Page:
Do You Need a Chief Customer Officer?

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A Chief Customer Officer is successful when he or she can simplify how the organization works together to achieve customer-driven growth, engage the leadership team and connect the work to a return on investment. Sustainable transformation will only occur when this work goes beyond project plans and status updates, and is grounded in caring about customers’ lives.

Most CEO’s no longer need to be convinced of the importance of retaining customers and developing relationships with customers.  What’s on their mind is how to accomplish this feat inside their organizations.

Throwing head count at the customer challenge is not necessarily the automatic solution. This should not be an automatic or easy decision.

Understand the Work of the Chief Customer Officer

The key to making the decision if you need a Chief Customer Officer lies in first understanding what the work encompasses. Before you rush out and hire a CCO, take stock of where the company is culturally and decide if the time is right to bring someone in to make the big customer push.

Whatever you decide, driving customer profitability isn’t going to be a walk in the park. Is it realistic in your organization to divide and conquer these tasks? If you can, your organization is well adjusted. Having the operational areas own the responsibility and having them share the administrative parts of this work would be heaven. But I haven’t seen many evolved companies that are ready for this. It’s the pushing and prodding part of the work that most companies need someone to spearhead. That becomes the role of the Chief Customer Officer.

Are Customer Focused Actions Embedded in Your Organization?

Can you answer yes to these statements? (Don’t answer them too quickly.) Stew over them. Debate them with top leadership and board.

1.  There is someone in our company who clarifies what we are to accomplish with customers.
2.  There is a clear process to drive alignment for what will be accomplished.
3.  We have a road map for the customer work and know where progress will be measured.
4.  Clear metrics exist for measuring progress which everyone agrees to use.
5.  There is real clarity of everyone’s roles and responsibilities.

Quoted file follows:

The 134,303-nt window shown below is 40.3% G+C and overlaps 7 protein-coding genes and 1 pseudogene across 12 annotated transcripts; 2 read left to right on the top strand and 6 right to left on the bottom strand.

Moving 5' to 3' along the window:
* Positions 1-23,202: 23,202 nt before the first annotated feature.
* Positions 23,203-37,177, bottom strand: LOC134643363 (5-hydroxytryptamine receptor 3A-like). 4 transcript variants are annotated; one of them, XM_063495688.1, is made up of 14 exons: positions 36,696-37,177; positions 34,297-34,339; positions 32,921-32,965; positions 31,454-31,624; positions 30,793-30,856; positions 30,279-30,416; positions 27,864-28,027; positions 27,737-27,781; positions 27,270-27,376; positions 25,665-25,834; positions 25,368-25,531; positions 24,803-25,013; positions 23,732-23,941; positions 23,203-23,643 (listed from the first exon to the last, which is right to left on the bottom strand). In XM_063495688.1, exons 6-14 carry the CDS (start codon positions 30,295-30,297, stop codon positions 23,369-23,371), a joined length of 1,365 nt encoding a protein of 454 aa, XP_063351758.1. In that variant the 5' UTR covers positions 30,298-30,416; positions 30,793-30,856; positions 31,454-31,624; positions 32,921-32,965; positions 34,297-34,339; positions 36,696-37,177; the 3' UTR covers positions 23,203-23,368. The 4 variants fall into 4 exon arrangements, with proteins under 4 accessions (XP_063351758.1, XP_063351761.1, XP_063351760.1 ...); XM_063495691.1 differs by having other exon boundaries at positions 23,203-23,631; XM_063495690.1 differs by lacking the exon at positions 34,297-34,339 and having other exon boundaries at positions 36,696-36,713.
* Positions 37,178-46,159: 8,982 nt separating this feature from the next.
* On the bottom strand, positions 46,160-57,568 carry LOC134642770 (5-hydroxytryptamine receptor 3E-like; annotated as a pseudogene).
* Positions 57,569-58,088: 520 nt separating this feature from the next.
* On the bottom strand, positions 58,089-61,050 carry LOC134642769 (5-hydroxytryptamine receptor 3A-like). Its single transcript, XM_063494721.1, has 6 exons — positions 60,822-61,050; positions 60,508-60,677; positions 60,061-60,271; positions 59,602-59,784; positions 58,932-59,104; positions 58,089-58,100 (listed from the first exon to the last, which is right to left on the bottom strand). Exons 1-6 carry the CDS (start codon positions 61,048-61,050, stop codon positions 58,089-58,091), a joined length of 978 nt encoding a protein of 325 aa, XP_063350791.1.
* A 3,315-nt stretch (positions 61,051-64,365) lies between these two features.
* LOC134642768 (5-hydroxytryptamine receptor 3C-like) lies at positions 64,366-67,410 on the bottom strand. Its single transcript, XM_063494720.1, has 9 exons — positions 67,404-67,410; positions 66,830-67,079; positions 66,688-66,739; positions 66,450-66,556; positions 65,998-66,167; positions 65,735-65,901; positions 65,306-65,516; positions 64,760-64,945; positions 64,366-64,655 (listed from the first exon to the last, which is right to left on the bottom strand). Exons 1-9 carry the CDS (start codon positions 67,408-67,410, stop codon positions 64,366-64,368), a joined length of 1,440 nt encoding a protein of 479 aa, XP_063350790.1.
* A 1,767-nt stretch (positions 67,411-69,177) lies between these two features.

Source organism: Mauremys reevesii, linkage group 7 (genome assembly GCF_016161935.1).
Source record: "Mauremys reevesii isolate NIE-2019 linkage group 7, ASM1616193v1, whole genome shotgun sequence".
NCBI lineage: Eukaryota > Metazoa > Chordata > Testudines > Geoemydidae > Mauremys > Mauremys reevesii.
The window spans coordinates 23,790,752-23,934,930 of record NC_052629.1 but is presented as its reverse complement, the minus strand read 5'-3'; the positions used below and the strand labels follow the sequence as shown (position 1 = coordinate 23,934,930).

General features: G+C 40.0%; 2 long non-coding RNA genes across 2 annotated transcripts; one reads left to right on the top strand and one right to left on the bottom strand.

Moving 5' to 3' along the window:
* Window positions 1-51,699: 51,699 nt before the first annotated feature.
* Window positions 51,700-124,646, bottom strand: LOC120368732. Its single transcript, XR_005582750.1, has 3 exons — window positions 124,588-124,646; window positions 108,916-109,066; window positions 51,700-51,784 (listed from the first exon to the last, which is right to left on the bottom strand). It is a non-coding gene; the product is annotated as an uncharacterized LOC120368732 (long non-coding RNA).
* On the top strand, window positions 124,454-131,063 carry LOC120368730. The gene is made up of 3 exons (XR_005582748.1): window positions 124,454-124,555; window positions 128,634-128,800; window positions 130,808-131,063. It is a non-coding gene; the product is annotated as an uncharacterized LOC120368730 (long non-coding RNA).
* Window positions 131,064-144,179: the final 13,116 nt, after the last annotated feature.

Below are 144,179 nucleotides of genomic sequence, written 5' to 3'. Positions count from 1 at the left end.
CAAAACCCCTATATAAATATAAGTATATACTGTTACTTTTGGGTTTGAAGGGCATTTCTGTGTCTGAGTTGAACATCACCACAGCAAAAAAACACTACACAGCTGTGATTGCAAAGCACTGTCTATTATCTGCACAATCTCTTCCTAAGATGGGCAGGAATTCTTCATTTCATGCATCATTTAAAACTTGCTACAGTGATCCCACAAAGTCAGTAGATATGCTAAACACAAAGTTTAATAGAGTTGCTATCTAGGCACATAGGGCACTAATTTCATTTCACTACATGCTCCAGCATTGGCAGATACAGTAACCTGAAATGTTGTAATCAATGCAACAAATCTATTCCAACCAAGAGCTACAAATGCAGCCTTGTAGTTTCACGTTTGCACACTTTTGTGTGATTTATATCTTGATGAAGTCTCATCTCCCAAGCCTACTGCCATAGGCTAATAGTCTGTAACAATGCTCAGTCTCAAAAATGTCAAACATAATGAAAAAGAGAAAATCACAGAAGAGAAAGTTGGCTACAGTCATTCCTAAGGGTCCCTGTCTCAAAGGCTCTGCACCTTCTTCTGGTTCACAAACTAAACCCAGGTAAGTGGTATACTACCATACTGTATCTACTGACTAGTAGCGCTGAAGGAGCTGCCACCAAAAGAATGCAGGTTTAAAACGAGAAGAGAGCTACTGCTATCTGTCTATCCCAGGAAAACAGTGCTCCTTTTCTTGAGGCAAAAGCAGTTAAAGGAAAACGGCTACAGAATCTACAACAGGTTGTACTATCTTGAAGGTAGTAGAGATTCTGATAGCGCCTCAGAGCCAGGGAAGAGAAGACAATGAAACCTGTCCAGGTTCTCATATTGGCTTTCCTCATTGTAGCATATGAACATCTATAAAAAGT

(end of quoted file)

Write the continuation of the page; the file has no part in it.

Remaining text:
6.  People really participate and care about the customer work.
7.  Appropriate resources are allocated to make a real difference to customers.
8.  There is an understandable process for people to work together.
9.  The work is considered attainable.
10.  A process exists for marketing achievements to customers and internally.
11.  Recognition and reward are wired to motivate customer work.

Then take a reality check:

  • Is anyone taking these actions?
  • Is anyone even thinking about them?
  • Does anyone have the time to?

Gain Consensus in the CCO Role

If you decide to proceed with a Chief Customer Officer exploration, make sure that you have consensus to go ahead with the role. The people whose sandbox the CCO will be in need to be open to the upheavals and discomfort of change. Think hard about your appetite and aptitude for the work. This is, at minimum, a five-year journey. Pace yourself.

Read More: Structuring the Chief Customer Officer Role and Team

There are four ways you can go with organizational structure:
1. Staff leader with dedicated team
2. Staff leader with dispersed team
3. Line leader with dedicated team
4. Line leader with dispersed team

Republished with author's permission from original post.

6 COMMENTS

  1. We’re in complete agreement here. Writing about this role myself (and citing your pathfinding work in identifying the valuable role of a CCO for any organization), I’d stated: “In studies, articles and reports addressing how organizations build customer focus and customer passion, Forrester has identified that the CCO, serving at a senior corporate level, has (as reported by Paul Hagen of Forrester on the HBR Blog Network) “…the mandate and power to design, orchestrate, and improve customer experiences across the ever-more-complex range of customer interactions.” The function now exists in companies as varied as Dunkin’ Brands, USAA, Philips Electronics, FedEx, The Cleveland Clinic, Allstate, and SAP. And, where there is a CCO in place and working with other C-suite executives, the authority and scope associated with the position has direct influence over corporate customer experience priorities and application of resources.”

    From my perspective, and without getting into detail, there are five core areas of functional responsibility for an effective CCO. They are:

    1. Customer Experience and Lifetime Value Optimization
    2. Customer Insight, Data and Action Generation
    3. Customer Relationship-Building
    4. Customer Journey Management and Life Cycle Strategic Consultation
    5. Customer-Centric Culture Leadership and Liaison